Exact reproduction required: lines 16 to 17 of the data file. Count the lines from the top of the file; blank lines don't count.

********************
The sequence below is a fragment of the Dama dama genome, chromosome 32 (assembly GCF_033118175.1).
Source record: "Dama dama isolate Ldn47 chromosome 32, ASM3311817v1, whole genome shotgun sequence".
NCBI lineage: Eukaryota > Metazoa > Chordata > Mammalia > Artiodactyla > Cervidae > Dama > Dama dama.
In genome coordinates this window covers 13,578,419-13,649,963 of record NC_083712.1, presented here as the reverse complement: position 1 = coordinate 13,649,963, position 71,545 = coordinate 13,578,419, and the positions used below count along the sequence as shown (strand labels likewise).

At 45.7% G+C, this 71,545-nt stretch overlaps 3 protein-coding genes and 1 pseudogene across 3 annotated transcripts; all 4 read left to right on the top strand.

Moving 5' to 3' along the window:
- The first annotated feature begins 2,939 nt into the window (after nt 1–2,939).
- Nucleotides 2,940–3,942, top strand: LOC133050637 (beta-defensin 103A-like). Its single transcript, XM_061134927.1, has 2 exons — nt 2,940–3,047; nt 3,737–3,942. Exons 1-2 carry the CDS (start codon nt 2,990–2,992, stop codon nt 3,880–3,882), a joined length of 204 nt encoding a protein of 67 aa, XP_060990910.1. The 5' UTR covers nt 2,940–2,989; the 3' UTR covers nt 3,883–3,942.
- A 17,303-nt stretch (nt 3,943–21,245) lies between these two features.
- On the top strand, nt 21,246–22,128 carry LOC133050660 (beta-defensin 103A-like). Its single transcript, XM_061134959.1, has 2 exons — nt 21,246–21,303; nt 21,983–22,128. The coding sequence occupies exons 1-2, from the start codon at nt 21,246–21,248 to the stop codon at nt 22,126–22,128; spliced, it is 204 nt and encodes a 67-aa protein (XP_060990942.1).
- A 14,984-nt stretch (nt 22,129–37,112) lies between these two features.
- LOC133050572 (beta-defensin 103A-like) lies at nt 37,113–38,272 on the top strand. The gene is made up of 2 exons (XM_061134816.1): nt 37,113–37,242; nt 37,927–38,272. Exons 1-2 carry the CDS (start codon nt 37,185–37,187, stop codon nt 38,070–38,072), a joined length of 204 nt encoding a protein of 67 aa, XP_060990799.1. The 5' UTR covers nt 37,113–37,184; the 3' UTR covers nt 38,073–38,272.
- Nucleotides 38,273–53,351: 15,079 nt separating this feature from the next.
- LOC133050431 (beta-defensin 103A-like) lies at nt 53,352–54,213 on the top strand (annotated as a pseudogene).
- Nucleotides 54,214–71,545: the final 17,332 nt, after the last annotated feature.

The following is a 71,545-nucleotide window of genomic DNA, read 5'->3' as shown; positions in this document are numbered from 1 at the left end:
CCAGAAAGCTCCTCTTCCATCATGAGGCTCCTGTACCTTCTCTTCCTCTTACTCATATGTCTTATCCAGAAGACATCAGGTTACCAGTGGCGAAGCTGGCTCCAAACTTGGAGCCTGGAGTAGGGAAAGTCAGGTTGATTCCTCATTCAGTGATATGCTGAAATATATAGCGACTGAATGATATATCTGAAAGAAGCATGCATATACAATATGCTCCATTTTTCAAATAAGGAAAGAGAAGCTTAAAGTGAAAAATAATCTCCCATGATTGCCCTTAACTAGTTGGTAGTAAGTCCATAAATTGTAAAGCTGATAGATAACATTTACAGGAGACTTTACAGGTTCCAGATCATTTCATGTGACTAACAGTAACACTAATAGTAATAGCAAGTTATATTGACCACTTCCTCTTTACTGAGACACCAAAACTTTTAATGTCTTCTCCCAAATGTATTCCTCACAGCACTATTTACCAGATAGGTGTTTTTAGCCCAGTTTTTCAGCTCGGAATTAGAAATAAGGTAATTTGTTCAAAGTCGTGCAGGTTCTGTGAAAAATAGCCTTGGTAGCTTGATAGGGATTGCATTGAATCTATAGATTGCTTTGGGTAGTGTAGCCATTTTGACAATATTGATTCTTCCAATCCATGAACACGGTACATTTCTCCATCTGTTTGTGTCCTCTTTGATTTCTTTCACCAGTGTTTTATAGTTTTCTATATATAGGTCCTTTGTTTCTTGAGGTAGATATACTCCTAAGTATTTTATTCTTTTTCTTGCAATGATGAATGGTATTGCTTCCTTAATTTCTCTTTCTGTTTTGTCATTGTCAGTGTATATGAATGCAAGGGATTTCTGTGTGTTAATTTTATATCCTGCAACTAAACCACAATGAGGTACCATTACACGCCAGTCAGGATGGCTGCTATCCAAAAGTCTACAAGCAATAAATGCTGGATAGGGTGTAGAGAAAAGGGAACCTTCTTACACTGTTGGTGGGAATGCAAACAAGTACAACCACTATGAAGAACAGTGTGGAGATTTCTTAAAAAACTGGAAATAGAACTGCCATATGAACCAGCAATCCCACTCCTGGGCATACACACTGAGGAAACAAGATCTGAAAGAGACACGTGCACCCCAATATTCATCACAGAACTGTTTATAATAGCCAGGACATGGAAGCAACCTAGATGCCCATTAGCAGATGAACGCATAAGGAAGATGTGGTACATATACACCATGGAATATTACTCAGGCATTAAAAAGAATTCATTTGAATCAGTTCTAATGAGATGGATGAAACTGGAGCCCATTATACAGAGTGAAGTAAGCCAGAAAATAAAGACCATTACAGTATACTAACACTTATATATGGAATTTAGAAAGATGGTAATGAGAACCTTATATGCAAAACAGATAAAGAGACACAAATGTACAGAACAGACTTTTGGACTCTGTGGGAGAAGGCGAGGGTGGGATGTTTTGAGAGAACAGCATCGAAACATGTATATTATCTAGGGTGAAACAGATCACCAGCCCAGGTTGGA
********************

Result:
The following is a 71,545-nucleotide window of genomic DNA, read 5'->3' as shown; positions in this document are numbered from 1 at the left end:
CCAGAAAGCTCCTCTTCCATCATGAGGCTCCTGTACCTTCTCTTCCTCTTACTCATATGTCTTATCCAGAAGACATCAGGTTACCAGTGGCGAAGCTGGCTCCAAACTTGGAGCCTGGAGTAGGGAAAGTCAGGTTGATTCCTCATTCAGTGATATGCTGAAATATATAGCGACTGAATGATATATCTGAAAGAAGCATGCATATACAATATGCTCCATTTTTCAAATAAGGAAAGAGAAGCTTAAAGTGAAAAATAATCTCCCATGATTGCCCTTAACTAGTTGGTAGTAAGTCCATAAATTGTAAAGCTGATAGATAACATTTACAGGAGACTTTACAGGTTCCAGATCATTTCATGTGACTAACAGTAACACTAATAGTAATAGCAAGTTATATTGACCACTTCCTCTTTACTGAGACACCAAAACTTTTAATGTCTTCTCCCAAATGTATTCCTCACAGCACTATTTACCAGATAGGTGTTTTTAGCCCAGTTTTTCAGCTCGGAATTAGAAATAAGGTAATTTGTTCAAAGTCGTGCAGGTTCTGTGAAAAATAGCCTTGGTAGCTTGATAGGGATTGCATTGAATCTATAGATTGCTTTGGGTAGTGTAGCCATTTTGACAATATTGATTCTTCCAATCCATGAACACGGTACATTTCTCCATCTGTTTGTGTCCTCTTTGATTTCTTTCACCAGTGTTTTATAGTTTTCTATATATAGGTCCTTTGTTTCTTGAGGTAGATATACTCCTAAGTATTTTATTCTTTTTCTTGCAATGATGAATGGTATTGCTTCCTTAATTTCTCTTTCTGTTTTGTCATTGTCAGTGTATATGAATGCAAGGGATTTCTGTGTGTTAATTTTATATCCTGCAACTAAACCACAATGAGGTACCATTACACGCCAGTCAGGATGGCTGCTATCCAAAAGTCTACAAGCAATAAATGCTGGATAGGGTGTAGAGAAAAGGGAACCTTCTTACACTGTTGGTGGGAATGCAAACAAGTACAACCACTATGAAGAACAGTGTGGAGATTTCTTAAAAAACTGGAAATAGAACTGCCATATGAACCAGCAATCCCACTCCTGGGCATACACACTGAGGAAACAAGATCTGAAAGAGACACGTGCACCCCAATATTCATCACAGAACTGTTTATAATAGCCAGGACATGGAAGCAACCTAGATGCCCATTAGCAGATGAACGCATAAGGAAGATGTGGTACATATACACCATGGAATATTACTCAGGCATTAAAAAGAATTCATTTGAATCAGTTCTAATGAGATGGATGAAACTGGAGCCCATTATACAGAGTGAAGTAAGCCAGAAAATAAAGACCATTACAGTATACTAACACTTATATATGGAATTTAGAAAGATGGTAATGAGAACCTTATATGCAAAACAGATAAAGAGACACAAATGTACAGAACAGACTTTTGGACTCTGTGGGAGAAGGCGAGGGTGGGATGTTTTGAGAGAACAGCATCGAAACATGTATATTATCTAGGGTGAAACAGATCACCAGCCCAGGTTGGA